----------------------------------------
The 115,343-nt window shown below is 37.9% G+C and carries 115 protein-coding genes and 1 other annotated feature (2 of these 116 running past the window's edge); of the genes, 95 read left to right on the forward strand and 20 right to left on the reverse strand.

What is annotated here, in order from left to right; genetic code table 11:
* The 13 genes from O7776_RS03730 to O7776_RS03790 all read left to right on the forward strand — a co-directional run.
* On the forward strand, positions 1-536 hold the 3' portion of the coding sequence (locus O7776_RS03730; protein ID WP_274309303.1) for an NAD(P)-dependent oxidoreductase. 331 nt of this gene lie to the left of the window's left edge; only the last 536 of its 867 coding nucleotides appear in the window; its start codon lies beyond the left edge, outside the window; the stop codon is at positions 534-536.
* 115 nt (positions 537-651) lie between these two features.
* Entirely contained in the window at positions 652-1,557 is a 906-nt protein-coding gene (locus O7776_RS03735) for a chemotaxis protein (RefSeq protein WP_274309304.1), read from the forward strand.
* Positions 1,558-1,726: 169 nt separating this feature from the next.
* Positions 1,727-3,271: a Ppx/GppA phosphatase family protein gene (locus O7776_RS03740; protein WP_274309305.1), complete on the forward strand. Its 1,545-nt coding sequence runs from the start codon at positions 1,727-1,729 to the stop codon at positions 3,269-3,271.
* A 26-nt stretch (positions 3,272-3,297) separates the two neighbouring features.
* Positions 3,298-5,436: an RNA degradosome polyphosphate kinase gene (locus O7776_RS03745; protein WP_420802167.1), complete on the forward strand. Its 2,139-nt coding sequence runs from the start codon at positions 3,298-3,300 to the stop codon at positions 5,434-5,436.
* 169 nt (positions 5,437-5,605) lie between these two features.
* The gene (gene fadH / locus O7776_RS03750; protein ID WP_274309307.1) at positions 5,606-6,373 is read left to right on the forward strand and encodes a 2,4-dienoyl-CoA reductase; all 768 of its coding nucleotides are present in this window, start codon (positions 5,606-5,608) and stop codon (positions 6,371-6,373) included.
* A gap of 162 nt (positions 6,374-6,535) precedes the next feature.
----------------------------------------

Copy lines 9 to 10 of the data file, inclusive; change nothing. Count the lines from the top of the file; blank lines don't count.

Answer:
* A 26-nt stretch (positions 3,272-3,297) separates the two neighbouring features.
* Positions 3,298-5,436: an RNA degradosome polyphosphate kinase gene (locus O7776_RS03745; protein WP_420802167.1), complete on the forward strand. Its 2,139-nt coding sequence runs from the start codon at positions 3,298-3,300 to the stop codon at positions 5,434-5,436.